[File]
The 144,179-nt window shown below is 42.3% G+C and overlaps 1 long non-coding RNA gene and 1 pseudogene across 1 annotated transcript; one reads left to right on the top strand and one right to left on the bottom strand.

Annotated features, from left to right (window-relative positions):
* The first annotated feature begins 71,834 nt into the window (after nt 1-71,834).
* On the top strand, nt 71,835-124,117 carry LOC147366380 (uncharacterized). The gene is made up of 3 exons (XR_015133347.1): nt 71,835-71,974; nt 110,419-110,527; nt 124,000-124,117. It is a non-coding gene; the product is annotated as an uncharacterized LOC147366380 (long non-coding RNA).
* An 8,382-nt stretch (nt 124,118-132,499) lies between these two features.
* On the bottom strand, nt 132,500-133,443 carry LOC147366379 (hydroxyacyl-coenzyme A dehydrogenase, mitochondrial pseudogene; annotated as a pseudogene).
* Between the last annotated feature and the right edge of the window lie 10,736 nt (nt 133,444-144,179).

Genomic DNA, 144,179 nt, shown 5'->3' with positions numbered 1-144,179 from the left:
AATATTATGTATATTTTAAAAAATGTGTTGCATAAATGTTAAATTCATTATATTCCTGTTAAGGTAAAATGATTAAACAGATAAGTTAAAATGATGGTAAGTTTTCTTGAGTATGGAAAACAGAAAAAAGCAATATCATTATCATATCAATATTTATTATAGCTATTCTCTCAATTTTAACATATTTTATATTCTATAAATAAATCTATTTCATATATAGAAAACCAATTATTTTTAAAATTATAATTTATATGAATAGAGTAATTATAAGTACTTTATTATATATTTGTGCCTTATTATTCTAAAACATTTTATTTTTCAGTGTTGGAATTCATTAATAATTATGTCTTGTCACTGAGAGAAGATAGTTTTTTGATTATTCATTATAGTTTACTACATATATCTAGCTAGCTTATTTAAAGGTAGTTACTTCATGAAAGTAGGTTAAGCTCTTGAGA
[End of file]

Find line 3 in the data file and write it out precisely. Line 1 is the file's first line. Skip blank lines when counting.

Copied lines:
* The first annotated feature begins 71,834 nt into the window (after nt 1-71,834).